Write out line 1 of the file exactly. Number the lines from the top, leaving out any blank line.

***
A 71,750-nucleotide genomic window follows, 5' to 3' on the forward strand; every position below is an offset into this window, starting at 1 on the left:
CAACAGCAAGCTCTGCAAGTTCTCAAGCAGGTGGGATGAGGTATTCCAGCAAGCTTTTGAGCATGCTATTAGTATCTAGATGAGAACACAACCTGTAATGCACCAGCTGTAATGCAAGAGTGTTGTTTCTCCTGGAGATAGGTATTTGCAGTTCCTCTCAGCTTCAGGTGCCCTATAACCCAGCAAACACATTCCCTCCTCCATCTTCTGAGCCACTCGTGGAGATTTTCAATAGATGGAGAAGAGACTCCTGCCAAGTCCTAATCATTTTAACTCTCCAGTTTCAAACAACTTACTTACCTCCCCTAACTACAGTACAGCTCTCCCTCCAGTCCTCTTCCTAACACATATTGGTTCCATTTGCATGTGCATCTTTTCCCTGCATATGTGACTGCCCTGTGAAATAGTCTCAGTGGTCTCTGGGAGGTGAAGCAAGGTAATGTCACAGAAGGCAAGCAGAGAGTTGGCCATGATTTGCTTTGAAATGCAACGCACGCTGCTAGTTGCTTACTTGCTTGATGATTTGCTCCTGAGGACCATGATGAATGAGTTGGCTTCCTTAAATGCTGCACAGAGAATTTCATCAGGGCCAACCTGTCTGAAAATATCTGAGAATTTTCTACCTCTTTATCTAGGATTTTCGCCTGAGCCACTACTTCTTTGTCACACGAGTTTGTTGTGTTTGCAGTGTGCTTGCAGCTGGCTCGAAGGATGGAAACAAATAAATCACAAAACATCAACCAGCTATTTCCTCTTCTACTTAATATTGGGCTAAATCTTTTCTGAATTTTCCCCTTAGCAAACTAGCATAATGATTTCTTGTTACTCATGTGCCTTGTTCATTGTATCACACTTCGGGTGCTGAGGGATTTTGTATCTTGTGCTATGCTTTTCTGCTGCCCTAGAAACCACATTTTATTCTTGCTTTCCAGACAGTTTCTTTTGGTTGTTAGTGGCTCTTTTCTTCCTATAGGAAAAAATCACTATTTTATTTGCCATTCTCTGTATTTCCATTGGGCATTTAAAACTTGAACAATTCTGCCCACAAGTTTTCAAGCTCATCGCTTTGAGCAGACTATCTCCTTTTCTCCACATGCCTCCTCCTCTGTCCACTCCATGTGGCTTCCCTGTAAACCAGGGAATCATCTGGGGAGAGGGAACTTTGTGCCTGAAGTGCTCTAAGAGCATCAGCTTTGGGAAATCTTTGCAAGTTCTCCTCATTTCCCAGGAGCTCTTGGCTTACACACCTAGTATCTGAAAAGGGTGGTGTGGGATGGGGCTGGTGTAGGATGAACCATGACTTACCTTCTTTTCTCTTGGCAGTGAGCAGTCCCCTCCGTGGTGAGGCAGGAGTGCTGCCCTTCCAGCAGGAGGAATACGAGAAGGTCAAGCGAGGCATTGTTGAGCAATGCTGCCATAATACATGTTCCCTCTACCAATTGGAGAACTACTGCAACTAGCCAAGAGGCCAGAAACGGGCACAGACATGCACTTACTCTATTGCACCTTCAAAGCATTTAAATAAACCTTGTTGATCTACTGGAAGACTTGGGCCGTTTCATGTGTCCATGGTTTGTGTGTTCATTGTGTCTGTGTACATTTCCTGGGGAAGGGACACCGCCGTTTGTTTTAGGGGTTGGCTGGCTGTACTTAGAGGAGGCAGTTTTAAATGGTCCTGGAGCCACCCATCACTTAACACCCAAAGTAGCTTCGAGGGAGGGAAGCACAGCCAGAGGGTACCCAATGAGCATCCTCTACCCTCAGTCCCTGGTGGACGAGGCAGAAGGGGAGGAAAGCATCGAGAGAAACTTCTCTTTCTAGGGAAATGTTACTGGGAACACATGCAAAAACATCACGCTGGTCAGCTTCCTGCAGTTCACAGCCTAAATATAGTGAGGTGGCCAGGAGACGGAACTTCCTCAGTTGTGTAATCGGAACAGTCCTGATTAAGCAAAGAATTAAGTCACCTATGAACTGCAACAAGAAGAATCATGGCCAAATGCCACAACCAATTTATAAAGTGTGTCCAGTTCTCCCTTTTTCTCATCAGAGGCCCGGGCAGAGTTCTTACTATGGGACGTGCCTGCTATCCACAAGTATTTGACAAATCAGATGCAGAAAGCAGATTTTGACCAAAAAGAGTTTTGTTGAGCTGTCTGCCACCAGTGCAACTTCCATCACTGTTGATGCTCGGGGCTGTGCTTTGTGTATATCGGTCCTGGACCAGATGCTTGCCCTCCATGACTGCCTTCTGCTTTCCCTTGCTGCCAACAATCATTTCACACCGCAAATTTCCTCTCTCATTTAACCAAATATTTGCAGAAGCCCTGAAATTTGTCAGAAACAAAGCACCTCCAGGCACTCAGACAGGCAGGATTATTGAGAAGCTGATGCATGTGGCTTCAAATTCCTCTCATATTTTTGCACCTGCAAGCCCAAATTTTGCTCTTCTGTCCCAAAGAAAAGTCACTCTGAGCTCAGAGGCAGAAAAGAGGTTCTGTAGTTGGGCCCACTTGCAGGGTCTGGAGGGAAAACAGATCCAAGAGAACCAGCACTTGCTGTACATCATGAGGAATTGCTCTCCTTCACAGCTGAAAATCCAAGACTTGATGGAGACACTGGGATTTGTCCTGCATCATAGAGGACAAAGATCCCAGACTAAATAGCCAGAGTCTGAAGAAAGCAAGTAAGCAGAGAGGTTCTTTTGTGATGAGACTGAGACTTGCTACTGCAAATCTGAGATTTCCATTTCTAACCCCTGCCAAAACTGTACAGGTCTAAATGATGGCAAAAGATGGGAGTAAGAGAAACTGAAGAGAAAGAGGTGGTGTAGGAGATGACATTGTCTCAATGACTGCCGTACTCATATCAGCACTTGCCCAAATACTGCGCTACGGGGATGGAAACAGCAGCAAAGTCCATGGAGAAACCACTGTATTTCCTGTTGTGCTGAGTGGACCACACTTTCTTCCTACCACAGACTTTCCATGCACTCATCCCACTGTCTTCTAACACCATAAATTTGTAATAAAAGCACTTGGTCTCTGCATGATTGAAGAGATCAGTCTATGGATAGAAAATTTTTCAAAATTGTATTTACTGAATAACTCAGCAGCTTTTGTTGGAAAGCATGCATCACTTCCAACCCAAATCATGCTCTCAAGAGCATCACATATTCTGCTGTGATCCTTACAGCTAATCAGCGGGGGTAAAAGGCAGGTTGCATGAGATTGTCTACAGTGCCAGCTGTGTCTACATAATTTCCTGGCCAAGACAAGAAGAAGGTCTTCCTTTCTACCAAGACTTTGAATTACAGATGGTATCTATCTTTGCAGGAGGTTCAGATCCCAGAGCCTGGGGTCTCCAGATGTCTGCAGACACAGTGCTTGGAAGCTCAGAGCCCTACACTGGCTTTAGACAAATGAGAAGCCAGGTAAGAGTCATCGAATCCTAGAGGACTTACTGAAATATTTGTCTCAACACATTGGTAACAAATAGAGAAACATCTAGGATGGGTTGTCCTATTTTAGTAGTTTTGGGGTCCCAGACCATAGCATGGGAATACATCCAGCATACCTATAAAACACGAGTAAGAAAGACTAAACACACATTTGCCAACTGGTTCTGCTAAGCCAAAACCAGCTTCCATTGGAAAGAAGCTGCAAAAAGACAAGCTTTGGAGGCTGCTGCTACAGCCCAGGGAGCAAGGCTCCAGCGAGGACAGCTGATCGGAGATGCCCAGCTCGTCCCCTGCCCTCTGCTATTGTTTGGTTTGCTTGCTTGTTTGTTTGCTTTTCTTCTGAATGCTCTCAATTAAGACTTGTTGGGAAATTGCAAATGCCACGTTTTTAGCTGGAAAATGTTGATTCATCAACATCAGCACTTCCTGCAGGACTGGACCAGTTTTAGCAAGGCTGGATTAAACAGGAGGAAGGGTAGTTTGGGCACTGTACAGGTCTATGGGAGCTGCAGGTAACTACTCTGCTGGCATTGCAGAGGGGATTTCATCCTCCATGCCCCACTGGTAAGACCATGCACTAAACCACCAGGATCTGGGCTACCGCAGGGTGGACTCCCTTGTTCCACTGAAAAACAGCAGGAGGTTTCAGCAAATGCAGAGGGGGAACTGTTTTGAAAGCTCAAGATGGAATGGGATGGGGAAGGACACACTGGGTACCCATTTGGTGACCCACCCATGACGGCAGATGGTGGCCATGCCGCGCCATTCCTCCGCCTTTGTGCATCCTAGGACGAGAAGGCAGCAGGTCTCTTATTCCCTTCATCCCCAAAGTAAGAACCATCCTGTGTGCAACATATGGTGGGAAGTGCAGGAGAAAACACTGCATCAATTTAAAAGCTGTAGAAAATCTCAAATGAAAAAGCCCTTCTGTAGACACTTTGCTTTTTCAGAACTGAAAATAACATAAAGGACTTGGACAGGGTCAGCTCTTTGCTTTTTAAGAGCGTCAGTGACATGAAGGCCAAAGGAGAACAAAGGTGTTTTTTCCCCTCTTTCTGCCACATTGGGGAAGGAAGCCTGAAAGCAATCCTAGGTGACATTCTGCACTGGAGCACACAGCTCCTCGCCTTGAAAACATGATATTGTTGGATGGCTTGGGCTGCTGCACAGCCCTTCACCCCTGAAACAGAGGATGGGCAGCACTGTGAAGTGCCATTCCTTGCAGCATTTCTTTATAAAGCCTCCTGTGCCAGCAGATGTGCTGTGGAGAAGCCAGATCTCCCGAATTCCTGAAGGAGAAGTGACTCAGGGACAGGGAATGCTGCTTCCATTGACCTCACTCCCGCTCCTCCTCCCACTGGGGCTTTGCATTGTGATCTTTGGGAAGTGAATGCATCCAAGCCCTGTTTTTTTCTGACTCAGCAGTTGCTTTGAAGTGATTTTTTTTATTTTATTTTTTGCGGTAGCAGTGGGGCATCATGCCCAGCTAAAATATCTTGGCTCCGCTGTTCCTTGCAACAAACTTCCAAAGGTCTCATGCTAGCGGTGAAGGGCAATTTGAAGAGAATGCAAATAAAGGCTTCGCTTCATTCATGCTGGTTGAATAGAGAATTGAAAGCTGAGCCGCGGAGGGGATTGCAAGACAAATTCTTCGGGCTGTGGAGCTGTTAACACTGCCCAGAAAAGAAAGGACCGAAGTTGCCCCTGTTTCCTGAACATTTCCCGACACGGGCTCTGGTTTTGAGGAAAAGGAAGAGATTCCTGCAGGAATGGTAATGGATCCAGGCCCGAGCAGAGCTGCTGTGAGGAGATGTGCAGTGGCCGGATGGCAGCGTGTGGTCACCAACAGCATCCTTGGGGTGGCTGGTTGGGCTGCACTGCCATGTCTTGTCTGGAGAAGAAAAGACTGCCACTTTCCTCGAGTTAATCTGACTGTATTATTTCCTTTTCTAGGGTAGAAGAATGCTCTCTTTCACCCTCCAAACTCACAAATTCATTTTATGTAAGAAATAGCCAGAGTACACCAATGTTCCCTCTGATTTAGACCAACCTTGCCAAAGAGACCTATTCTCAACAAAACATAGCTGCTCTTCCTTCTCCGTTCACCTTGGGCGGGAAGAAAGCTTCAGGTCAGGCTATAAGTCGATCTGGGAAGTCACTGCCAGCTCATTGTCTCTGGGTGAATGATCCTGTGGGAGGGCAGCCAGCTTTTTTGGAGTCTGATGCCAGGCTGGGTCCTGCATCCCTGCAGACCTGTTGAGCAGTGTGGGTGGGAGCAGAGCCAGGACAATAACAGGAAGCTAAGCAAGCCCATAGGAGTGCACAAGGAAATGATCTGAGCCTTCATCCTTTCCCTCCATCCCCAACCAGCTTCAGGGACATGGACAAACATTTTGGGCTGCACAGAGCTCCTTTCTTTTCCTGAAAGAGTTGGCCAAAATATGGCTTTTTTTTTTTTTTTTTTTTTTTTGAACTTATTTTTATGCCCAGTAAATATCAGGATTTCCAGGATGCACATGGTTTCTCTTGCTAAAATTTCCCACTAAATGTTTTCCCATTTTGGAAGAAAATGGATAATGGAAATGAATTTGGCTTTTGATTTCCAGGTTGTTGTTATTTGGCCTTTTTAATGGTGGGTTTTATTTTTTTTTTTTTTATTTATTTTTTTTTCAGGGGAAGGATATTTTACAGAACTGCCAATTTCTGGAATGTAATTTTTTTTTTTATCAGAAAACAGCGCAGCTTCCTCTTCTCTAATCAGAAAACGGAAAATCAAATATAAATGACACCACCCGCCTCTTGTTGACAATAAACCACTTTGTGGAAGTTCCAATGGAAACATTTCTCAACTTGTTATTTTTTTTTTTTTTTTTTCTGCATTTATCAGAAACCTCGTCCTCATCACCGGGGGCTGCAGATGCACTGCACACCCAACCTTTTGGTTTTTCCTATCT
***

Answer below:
A 71,750-nucleotide genomic window follows, 5' to 3' on the forward strand; every position below is an offset into this window, starting at 1 on the left: